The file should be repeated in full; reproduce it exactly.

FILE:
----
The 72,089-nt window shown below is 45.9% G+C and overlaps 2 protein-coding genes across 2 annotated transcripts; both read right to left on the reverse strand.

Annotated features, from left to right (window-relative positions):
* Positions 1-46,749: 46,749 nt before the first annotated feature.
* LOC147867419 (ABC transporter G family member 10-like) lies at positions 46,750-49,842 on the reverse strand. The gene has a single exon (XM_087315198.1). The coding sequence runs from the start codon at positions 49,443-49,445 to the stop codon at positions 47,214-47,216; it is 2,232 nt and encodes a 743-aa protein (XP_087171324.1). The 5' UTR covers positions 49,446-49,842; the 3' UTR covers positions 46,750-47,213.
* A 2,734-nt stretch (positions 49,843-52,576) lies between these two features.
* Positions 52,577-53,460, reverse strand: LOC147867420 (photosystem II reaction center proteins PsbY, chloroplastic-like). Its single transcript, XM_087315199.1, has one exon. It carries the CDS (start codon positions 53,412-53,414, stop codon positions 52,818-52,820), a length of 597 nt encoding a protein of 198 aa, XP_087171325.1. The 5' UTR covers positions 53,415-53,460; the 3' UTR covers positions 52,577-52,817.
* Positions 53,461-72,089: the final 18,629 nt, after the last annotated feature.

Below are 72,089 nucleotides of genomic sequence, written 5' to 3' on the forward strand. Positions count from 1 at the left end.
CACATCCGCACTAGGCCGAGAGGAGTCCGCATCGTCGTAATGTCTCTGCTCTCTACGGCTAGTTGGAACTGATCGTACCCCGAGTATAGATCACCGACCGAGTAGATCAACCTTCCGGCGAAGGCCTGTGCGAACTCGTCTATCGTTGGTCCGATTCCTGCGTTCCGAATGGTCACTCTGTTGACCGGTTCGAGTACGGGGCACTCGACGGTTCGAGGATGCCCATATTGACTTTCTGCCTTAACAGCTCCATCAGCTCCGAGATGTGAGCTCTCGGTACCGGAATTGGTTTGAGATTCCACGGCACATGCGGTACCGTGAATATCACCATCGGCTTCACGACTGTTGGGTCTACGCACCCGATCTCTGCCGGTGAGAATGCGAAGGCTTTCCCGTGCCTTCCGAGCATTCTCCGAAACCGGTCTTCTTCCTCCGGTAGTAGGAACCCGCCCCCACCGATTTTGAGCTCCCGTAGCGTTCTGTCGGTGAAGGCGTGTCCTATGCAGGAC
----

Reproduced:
The 72,089-nt window shown below is 45.9% G+C and overlaps 2 protein-coding genes across 2 annotated transcripts; both read right to left on the reverse strand.

Annotated features, from left to right (window-relative positions):
* Positions 1-46,749: 46,749 nt before the first annotated feature.
* LOC147867419 (ABC transporter G family member 10-like) lies at positions 46,750-49,842 on the reverse strand. The gene has a single exon (XM_087315198.1). The coding sequence runs from the start codon at positions 49,443-49,445 to the stop codon at positions 47,214-47,216; it is 2,232 nt and encodes a 743-aa protein (XP_087171324.1). The 5' UTR covers positions 49,446-49,842; the 3' UTR covers positions 46,750-47,213.
* A 2,734-nt stretch (positions 49,843-52,576) lies between these two features.
* Positions 52,577-53,460, reverse strand: LOC147867420 (photosystem II reaction center proteins PsbY, chloroplastic-like). Its single transcript, XM_087315199.1, has one exon. It carries the CDS (start codon positions 53,412-53,414, stop codon positions 52,818-52,820), a length of 597 nt encoding a protein of 198 aa, XP_087171325.1. The 5' UTR covers positions 53,415-53,460; the 3' UTR covers positions 52,577-52,817.
* Positions 53,461-72,089: the final 18,629 nt, after the last annotated feature.

Below are 72,089 nucleotides of genomic sequence, written 5' to 3' on the forward strand. Positions count from 1 at the left end.
CACATCCGCACTAGGCCGAGAGGAGTCCGCATCGTCGTAATGTCTCTGCTCTCTACGGCTAGTTGGAACTGATCGTACCCCGAGTATAGATCACCGACCGAGTAGATCAACCTTCCGGCGAAGGCCTGTGCGAACTCGTCTATCGTTGGTCCGATTCCTGCGTTCCGAATGGTCACTCTGTTGACCGGTTCGAGTACGGGGCACTCGACGGTTCGAGGATGCCCATATTGACTTTCTGCCTTAACAGCTCCATCAGCTCCGAGATGTGAGCTCTCGGTACCGGAATTGGTTTGAGATTCCACGGCACATGCGGTACCGTGAATATCACCATCGGCTTCACGACTGTTGGGTCTACGCACCCGATCTCTGCCGGTGAGAATGCGAAGGCTTTCCCGTGCCTTCCGAGCATTCTCCGAAACCGGTCTTCTTCCTCCGGTAGTAGGAACCCGCCCCCACCGATTTTGAGCTCCCGTAGCGTTCTGTCGGTGAAGGCGTGTCCTATGCAGGAC